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Risks for pedestrians around daylight savings

Many Californians are mixed about the first Sunday in November. Daylight savings can give everyone in the state an extra hour of sleep, but it also means that it gets dark early and everyone has to readjust their clocks.

What can’t be disputed is the effect the new hours have on the roads. November is already a difficult time for pedestrians to take walks outside with the colder weather and the holidays near the end of the month, but that one hour time difference after the first Sunday often leads to an increase in fatalities. It’s important for residents who enjoy being outside around this time of year to understand why they are at risk and what preventive measures they can take before going on a walk.

What should pedestrians do differently?

Plenty of people enjoy going on walks outside during the evening hours to watch the sunset and enjoy the fresh air after a long day at work. If they don’t change when they choose to walk after daylight savings happens, then you might need to put on something different for your walk. The California Office of Traffic Safety recommends pedestrians to wear bright and reflective clothing if they go out late. A flashlight can also help them see the path ahead of them and make them visible to drivers coming from the opposite direction.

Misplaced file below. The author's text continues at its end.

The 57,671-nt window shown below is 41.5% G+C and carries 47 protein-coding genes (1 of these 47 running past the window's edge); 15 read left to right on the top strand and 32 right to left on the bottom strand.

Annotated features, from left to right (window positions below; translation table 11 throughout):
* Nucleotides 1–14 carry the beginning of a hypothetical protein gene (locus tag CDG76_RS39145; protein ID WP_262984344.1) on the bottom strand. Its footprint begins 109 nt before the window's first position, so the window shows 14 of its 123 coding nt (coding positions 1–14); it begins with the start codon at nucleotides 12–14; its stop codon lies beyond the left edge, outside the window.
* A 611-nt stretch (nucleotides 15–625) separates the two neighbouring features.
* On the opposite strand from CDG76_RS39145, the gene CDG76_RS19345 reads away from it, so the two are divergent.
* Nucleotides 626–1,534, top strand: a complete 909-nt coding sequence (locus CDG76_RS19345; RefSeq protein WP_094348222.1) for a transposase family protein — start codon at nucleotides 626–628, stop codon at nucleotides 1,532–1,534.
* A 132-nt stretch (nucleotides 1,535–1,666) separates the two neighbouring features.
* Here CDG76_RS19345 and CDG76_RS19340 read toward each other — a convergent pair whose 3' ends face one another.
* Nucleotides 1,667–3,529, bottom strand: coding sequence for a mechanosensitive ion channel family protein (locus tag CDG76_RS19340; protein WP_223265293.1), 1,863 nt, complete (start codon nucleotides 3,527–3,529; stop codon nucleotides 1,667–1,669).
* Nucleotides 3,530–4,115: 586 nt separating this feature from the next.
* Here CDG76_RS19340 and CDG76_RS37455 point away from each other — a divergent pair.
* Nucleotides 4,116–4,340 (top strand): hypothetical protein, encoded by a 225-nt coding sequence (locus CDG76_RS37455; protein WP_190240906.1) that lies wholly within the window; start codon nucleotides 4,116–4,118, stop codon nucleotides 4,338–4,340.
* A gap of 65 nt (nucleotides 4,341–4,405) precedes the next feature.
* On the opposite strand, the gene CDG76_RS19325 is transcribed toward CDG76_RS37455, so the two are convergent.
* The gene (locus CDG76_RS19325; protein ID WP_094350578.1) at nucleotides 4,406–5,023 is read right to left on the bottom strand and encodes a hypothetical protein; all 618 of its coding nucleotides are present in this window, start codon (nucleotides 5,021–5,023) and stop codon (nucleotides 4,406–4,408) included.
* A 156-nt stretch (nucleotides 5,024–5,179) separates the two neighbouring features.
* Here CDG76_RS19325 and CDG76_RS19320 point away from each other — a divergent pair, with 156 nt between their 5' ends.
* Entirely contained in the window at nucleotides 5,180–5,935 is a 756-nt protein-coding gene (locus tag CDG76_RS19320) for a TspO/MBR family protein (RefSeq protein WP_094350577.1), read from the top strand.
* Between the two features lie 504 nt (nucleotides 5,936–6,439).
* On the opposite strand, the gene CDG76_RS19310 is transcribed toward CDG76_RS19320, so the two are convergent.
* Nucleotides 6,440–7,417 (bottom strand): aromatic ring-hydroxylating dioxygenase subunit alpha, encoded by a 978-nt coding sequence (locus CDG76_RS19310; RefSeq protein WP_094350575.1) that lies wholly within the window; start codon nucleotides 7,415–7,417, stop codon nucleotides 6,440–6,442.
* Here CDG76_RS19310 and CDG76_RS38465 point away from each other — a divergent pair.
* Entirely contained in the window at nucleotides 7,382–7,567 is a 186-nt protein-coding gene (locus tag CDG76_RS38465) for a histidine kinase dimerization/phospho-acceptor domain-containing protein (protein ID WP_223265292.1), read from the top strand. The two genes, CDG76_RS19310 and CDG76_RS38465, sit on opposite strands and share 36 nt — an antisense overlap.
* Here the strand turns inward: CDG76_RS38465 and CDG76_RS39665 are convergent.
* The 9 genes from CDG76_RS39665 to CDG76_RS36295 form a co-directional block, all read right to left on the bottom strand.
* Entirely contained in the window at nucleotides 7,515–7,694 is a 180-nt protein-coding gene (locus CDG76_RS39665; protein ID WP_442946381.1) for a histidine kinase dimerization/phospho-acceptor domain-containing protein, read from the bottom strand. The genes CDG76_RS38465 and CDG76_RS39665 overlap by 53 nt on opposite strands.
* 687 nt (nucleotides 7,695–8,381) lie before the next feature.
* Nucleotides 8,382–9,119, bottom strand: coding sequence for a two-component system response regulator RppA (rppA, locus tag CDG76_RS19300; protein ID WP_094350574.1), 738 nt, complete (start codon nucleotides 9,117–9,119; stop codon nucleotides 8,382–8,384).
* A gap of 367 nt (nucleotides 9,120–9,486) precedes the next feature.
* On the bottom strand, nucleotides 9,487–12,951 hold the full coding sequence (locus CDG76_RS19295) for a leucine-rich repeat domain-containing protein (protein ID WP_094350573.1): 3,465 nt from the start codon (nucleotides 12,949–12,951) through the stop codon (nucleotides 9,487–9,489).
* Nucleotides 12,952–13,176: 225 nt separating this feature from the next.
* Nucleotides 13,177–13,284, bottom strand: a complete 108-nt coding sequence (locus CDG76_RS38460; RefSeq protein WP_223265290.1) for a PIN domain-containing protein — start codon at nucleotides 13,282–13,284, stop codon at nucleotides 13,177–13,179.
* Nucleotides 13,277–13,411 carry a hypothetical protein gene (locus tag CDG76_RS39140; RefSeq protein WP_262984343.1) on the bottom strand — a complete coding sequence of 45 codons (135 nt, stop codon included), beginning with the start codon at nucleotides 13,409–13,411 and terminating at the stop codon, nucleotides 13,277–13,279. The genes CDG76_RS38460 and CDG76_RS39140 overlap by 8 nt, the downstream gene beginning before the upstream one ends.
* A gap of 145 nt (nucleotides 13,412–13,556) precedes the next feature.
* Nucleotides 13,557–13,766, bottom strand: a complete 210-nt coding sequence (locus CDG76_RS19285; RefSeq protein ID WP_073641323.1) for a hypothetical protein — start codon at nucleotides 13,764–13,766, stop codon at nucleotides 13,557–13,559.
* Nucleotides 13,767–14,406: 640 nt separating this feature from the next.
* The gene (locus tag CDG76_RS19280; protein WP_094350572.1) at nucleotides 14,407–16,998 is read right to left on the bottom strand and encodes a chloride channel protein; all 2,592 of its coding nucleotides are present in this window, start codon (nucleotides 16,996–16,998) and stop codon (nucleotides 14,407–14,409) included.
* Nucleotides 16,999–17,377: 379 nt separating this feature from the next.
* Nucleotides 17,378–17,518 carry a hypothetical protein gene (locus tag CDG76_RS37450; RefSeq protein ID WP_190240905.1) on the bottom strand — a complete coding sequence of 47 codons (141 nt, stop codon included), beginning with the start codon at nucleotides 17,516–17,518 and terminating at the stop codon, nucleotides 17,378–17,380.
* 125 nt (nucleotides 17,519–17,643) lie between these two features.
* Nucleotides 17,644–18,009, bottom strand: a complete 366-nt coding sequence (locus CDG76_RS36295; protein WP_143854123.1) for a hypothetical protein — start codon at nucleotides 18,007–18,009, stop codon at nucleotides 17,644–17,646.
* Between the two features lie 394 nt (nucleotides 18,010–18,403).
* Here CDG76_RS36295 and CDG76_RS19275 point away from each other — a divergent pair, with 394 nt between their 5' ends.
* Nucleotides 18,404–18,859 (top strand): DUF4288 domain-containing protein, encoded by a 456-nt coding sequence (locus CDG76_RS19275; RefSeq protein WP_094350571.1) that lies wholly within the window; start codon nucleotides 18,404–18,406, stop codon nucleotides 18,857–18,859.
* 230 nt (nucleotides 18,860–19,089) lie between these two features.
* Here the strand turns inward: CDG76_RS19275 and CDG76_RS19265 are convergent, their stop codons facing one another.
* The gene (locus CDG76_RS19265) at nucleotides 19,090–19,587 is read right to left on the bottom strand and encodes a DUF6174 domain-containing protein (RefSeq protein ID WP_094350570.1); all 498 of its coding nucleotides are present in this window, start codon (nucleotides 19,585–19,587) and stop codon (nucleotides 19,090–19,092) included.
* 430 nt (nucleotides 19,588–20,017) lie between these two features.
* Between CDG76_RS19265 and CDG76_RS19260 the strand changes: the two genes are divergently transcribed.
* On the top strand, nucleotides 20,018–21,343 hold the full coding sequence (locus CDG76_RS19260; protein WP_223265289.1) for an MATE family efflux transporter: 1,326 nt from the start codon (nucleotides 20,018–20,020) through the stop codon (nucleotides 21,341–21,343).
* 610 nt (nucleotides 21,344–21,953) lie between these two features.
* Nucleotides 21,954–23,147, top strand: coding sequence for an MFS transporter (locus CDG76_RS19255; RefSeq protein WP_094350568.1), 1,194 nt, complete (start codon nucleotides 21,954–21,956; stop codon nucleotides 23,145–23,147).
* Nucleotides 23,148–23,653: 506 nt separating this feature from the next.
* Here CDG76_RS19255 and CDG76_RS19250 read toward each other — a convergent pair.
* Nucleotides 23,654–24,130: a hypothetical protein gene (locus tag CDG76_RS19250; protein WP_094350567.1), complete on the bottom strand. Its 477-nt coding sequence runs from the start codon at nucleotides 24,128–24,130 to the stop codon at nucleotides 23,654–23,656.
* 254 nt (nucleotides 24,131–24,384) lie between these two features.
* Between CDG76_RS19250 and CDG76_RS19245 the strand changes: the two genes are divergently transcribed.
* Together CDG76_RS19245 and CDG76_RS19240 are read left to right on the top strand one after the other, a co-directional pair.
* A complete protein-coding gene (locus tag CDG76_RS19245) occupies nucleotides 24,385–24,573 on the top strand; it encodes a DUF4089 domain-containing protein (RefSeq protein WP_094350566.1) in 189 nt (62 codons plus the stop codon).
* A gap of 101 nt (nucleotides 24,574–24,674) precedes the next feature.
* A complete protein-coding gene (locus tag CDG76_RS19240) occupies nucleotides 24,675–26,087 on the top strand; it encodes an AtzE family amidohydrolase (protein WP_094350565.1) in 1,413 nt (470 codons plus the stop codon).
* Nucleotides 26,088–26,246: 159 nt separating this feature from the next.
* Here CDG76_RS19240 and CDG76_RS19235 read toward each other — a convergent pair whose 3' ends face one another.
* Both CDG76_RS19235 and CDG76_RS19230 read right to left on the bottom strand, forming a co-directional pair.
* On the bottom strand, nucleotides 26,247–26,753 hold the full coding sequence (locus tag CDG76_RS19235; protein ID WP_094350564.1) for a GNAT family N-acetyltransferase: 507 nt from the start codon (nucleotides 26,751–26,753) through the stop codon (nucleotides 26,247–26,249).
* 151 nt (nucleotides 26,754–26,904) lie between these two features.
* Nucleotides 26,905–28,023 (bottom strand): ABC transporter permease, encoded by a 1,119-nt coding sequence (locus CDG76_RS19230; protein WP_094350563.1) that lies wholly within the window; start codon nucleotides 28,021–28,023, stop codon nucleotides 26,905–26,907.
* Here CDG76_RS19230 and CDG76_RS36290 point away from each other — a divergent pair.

It might be a good time to explore different path options as well. Bright clothing can make you more visible to drivers, but a well-lit area can help them spot you from further away. Visibility is especially important if your path doesn’t have too many sidewalks you can use.

Look out for drowsy drivers

While drowsy drivers are a threat throughout the whole year, you’ll start to see more motorists struggle to keep their eyes open after daylight savings. That extra hour of sleep on the first Sunday might feel nice, but it won’t help what drivers have to deal with for the rest of the year. Since there’s significantly less sunlight after daylight savings, more people will feel fatigued on their way home from work.

Signs of a drowsy motorist aren’t that different from a drunk or distracted driver. They may drift from their lane at points and show inconsistent speeds. If they appear to be heading in your direction, move further away from the road before they get too close.

As the amount of dangers for pedestrians dramatically increases in November, it is important to know who to contact if a loved one is hit by a reckless motorist.

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